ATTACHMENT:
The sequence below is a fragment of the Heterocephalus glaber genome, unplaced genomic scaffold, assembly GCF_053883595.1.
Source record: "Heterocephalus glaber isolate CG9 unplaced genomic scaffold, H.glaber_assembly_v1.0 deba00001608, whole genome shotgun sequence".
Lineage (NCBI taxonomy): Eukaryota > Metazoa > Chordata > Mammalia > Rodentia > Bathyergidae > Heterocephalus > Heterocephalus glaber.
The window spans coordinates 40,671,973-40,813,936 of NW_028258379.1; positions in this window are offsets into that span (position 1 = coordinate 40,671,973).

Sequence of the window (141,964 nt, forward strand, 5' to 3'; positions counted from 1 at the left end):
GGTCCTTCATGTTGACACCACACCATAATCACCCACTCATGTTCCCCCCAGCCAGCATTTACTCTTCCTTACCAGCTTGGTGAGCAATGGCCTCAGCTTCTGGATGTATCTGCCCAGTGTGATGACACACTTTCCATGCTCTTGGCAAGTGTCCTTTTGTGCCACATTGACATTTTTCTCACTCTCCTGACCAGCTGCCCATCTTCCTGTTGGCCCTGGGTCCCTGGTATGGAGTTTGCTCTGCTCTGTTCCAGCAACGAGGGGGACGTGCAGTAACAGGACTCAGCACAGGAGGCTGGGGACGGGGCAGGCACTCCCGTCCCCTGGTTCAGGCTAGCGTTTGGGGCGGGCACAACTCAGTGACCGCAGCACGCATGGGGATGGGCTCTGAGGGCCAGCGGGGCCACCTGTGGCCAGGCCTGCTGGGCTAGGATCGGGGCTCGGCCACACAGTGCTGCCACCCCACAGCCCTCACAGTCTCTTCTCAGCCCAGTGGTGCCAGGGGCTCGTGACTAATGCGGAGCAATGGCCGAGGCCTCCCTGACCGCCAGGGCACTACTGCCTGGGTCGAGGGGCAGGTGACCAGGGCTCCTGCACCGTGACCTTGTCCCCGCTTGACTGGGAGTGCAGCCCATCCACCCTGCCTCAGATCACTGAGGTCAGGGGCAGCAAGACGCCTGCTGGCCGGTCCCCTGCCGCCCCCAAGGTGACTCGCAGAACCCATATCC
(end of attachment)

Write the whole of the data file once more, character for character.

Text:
The sequence below is a fragment of the Heterocephalus glaber genome, unplaced genomic scaffold, assembly GCF_053883595.1.
Source record: "Heterocephalus glaber isolate CG9 unplaced genomic scaffold, H.glaber_assembly_v1.0 deba00001608, whole genome shotgun sequence".
Lineage (NCBI taxonomy): Eukaryota > Metazoa > Chordata > Mammalia > Rodentia > Bathyergidae > Heterocephalus > Heterocephalus glaber.
The window spans coordinates 40,671,973-40,813,936 of NW_028258379.1; positions in this window are offsets into that span (position 1 = coordinate 40,671,973).

Sequence of the window (141,964 nt, forward strand, 5' to 3'; positions counted from 1 at the left end):
GGTCCTTCATGTTGACACCACACCATAATCACCCACTCATGTTCCCCCCAGCCAGCATTTACTCTTCCTTACCAGCTTGGTGAGCAATGGCCTCAGCTTCTGGATGTATCTGCCCAGTGTGATGACACACTTTCCATGCTCTTGGCAAGTGTCCTTTTGTGCCACATTGACATTTTTCTCACTCTCCTGACCAGCTGCCCATCTTCCTGTTGGCCCTGGGTCCCTGGTATGGAGTTTGCTCTGCTCTGTTCCAGCAACGAGGGGGACGTGCAGTAACAGGACTCAGCACAGGAGGCTGGGGACGGGGCAGGCACTCCCGTCCCCTGGTTCAGGCTAGCGTTTGGGGCGGGCACAACTCAGTGACCGCAGCACGCATGGGGATGGGCTCTGAGGGCCAGCGGGGCCACCTGTGGCCAGGCCTGCTGGGCTAGGATCGGGGCTCGGCCACACAGTGCTGCCACCCCACAGCCCTCACAGTCTCTTCTCAGCCCAGTGGTGCCAGGGGCTCGTGACTAATGCGGAGCAATGGCCGAGGCCTCCCTGACCGCCAGGGCACTACTGCCTGGGTCGAGGGGCAGGTGACCAGGGCTCCTGCACCGTGACCTTGTCCCCGCTTGACTGGGAGTGCAGCCCATCCACCCTGCCTCAGATCACTGAGGTCAGGGGCAGCAAGACGCCTGCTGGCCGGTCCCCTGCCGCCCCCAAGGTGACTCGCAGAACCCATATCC